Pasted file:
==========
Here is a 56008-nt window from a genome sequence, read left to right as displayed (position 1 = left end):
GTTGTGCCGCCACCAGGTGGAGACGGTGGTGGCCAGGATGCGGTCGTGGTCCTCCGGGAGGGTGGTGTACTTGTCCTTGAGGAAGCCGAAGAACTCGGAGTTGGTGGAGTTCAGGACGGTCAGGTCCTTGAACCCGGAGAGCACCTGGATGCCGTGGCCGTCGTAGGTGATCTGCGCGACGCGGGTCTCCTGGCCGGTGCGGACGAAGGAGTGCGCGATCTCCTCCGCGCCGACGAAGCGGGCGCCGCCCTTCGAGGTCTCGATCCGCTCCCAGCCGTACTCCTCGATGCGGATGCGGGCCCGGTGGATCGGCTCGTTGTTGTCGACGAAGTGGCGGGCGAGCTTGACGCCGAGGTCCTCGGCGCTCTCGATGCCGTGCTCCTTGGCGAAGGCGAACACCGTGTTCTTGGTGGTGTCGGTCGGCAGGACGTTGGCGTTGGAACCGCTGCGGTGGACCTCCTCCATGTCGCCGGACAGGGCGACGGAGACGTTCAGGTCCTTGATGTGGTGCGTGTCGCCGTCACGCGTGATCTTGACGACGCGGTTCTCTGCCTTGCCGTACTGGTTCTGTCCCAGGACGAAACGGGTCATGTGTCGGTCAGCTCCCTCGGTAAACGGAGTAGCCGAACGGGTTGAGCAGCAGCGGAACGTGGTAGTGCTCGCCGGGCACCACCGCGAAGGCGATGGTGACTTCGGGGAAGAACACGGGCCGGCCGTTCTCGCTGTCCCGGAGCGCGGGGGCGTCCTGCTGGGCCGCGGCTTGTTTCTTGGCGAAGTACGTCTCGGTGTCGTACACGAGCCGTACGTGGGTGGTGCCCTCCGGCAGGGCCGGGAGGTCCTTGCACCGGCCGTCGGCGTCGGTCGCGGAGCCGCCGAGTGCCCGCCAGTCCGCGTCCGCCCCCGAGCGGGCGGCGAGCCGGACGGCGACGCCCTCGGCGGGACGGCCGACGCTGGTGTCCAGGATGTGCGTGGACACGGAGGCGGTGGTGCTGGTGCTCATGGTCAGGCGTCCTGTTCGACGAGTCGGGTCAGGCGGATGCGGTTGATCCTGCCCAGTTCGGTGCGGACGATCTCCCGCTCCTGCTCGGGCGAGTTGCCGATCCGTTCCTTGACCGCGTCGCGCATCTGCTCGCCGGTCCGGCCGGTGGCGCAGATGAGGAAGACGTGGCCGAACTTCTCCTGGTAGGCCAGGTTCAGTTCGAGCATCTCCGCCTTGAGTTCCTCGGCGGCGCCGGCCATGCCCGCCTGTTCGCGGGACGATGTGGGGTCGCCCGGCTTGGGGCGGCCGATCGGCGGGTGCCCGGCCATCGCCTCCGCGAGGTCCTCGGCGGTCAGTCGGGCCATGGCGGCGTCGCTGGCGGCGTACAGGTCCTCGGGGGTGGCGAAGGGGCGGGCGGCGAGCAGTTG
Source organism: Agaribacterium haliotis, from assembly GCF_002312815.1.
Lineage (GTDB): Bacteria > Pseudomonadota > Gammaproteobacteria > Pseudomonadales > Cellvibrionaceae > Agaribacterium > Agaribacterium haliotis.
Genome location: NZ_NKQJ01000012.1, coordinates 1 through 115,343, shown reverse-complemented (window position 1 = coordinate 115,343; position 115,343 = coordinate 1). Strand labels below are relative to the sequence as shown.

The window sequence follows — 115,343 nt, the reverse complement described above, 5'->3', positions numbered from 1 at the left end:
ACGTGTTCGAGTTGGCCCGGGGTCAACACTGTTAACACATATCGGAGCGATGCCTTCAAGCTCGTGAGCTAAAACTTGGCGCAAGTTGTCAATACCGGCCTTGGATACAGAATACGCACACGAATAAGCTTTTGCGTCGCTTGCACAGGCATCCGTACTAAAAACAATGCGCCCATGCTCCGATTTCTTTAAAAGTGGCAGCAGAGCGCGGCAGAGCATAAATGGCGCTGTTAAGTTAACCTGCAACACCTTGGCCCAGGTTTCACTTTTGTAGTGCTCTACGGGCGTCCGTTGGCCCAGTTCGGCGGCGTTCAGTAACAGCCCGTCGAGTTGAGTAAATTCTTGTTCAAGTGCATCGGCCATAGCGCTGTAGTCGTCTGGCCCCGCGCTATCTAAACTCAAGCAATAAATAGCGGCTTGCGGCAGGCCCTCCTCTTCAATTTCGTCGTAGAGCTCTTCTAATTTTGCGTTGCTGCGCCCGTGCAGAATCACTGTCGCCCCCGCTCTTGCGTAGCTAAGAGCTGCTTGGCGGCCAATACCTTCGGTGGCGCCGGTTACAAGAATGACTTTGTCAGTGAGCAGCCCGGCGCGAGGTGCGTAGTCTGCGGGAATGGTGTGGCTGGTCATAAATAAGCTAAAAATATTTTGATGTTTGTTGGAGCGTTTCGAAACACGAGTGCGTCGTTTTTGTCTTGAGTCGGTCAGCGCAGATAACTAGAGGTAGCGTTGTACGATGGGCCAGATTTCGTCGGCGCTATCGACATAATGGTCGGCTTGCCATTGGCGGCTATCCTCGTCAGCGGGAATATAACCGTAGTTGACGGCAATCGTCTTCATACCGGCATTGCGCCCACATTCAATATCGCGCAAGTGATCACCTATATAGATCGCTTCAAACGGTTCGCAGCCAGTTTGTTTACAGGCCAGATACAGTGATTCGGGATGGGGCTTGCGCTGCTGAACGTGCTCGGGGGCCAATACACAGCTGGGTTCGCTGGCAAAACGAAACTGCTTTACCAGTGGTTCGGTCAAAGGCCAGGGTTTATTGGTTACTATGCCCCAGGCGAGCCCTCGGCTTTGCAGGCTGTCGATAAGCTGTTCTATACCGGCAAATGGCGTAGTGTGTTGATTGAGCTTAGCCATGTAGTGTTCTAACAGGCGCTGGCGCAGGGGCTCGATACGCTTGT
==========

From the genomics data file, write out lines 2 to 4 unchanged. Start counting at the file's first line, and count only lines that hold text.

GTTGTGCCGCCACCAGGTGGAGACGGTGGTGGCCAGGATGCGGTCGTGGTCCTCCGGGAGGGTGGTGTACTTGTCCTTGAGGAAGCCGAAGAACTCGGAGTTGGTGGAGTTCAGGACGGTCAGGTCCTTGAACCCGGAGAGCACCTGGATGCCGTGGCCGTCGTAGGTGATCTGCGCGACGCGGGTCTCCTGGCCGGTGCGGACGAAGGAGTGCGCGATCTCCTCCGCGCCGACGAAGCGGGCGCCGCCCTTCGAGGTCTCGATCCGCTCCCAGCCGTACTCCTCGATGCGGATGCGGGCCCGGTGGATCGGCTCGTTGTTGTCGACGAAGTGGCGGGCGAGCTTGACGCCGAGGTCCTCGGCGCTCTCGATGCCGTGCTCCTTGGCGAAGGCGAACACCGTGTTCTTGGTGGTGTCGGTCGGCAGGACGTTGGCGTTGGAACCGCTGCGGTGGACCTCCTCCATGTCGCCGGACAGGGCGACGGAGACGTTCAGGTCCTTGATGTGGTGCGTGTCGCCGTCACGCGTGATCTTGACGACGCGGTTCTCTGCCTTGCCGTACTGGTTCTGTCCCAGGACGAAACGGGTCATGTGTCGGTCAGCTCCCTCGGTAAACGGAGTAGCCGAACGGGTTGAGCAGCAGCGGAACGTGGTAGTGCTCGCCGGGCACCACCGCGAAGGCGATGGTGACTTCGGGGAAGAACACGGGCCGGCCGTTCTCGCTGTCCCGGAGCGCGGGGGCGTCCTGCTGGGCCGCGGCTTGTTTCTTGGCGAAGTACGTCTCGGTGTCGTACACGAGCCGTACGTGGGTGGTGCCCTCCGGCAGGGCCGGGAGGTCCTTGCACCGGCCGTCGGCGTCGGTCGCGGAGCCGCCGAGTGCCCGCCAGTCCGCGTCCGCCCCCGAGCGGGCGGCGAGCCGGACGGCGACGCCCTCGGCGGGACGGCCGACGCTGGTGTCCAGGATGTGCGTGGACACGGAGGCGGTGGTGCTGGTGCTCATGGTCAGGCGTCCTGTTCGACGAGTCGGGTCAGGCGGATGCGGTTGATCCTGCCCAGTTCGGTGCGGACGATCTCCCGCTCCTGCTCGGGCGAGTTGCCGATCCGTTCCTTGACCGCGTCGCGCATCTGCTCGCCGGTCCGGCCGGTGGCGCAGATGAGGAAGACGTGGCCGAACTTCTCCTGGTAGGCCAGGTTCAGTTCGAGCATCTCCGCCTTGAGTTCCTCGGCGGCGCCGGCCATGCCCGCCTGTTCGCGGGACGATGTGGGGTCGCCCGGCTTGGGGCGGCCGATCGGCGGGTGCCCGGCCATCGCCTCCGCGAGGTCCTCGGCGGTCAGTCGGGCCATGGCGGCGTCGCTGGCGGCGTACAGGTCCTCGGGGGTGGCGAAGGGGCGGGCGGCGAGCAGTTG
Source organism: Agaribacterium haliotis, from assembly GCF_002312815.1.
Lineage (GTDB): Bacteria > Pseudomonadota > Gammaproteobacteria > Pseudomonadales > Cellvibrionaceae > Agaribacterium > Agaribacterium haliotis.